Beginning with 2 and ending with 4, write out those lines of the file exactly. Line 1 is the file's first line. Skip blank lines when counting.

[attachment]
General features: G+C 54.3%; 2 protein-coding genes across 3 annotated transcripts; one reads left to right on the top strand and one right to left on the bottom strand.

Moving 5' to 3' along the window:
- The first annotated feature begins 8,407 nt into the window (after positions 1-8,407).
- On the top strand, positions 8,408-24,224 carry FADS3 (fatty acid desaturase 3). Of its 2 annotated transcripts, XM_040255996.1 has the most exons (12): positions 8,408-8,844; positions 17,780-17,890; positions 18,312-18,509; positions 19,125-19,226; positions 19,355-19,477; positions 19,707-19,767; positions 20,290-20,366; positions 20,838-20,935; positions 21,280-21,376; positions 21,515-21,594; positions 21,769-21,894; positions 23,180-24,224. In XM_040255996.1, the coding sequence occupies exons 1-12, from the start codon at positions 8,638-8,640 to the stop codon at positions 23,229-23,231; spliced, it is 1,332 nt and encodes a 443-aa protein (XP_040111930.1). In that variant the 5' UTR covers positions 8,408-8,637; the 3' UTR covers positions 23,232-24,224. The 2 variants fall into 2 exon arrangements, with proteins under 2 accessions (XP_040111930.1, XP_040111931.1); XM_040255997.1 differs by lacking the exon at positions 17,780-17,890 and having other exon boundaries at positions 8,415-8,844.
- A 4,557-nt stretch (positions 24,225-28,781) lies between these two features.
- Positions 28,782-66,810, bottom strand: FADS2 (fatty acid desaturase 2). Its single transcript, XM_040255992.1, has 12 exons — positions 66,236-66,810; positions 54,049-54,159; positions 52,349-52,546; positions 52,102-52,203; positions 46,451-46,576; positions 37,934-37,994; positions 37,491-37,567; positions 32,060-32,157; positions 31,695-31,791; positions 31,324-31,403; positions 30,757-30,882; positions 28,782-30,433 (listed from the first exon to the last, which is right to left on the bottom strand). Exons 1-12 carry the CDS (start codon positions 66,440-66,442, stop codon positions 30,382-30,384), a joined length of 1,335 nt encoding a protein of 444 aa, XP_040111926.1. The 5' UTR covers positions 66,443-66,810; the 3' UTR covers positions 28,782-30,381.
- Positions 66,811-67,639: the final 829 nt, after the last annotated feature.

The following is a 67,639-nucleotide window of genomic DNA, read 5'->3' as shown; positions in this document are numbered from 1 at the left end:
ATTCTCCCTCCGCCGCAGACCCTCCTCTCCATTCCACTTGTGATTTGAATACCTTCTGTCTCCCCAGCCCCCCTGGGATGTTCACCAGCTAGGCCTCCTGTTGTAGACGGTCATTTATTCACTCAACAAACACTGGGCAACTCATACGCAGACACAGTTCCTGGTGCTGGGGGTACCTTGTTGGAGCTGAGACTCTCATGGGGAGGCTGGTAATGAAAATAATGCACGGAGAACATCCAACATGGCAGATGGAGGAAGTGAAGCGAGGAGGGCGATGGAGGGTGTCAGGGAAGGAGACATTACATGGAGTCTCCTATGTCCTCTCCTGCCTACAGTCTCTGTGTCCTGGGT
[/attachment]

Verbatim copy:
Moving 5' to 3' along the window:
- The first annotated feature begins 8,407 nt into the window (after positions 1-8,407).
- On the top strand, positions 8,408-24,224 carry FADS3 (fatty acid desaturase 3). Of its 2 annotated transcripts, XM_040255996.1 has the most exons (12): positions 8,408-8,844; positions 17,780-17,890; positions 18,312-18,509; positions 19,125-19,226; positions 19,355-19,477; positions 19,707-19,767; positions 20,290-20,366; positions 20,838-20,935; positions 21,280-21,376; positions 21,515-21,594; positions 21,769-21,894; positions 23,180-24,224. In XM_040255996.1, the coding sequence occupies exons 1-12, from the start codon at positions 8,638-8,640 to the stop codon at positions 23,229-23,231; spliced, it is 1,332 nt and encodes a 443-aa protein (XP_040111930.1). In that variant the 5' UTR covers positions 8,408-8,637; the 3' UTR covers positions 23,232-24,224. The 2 variants fall into 2 exon arrangements, with proteins under 2 accessions (XP_040111930.1, XP_040111931.1); XM_040255997.1 differs by lacking the exon at positions 17,780-17,890 and having other exon boundaries at positions 8,415-8,844.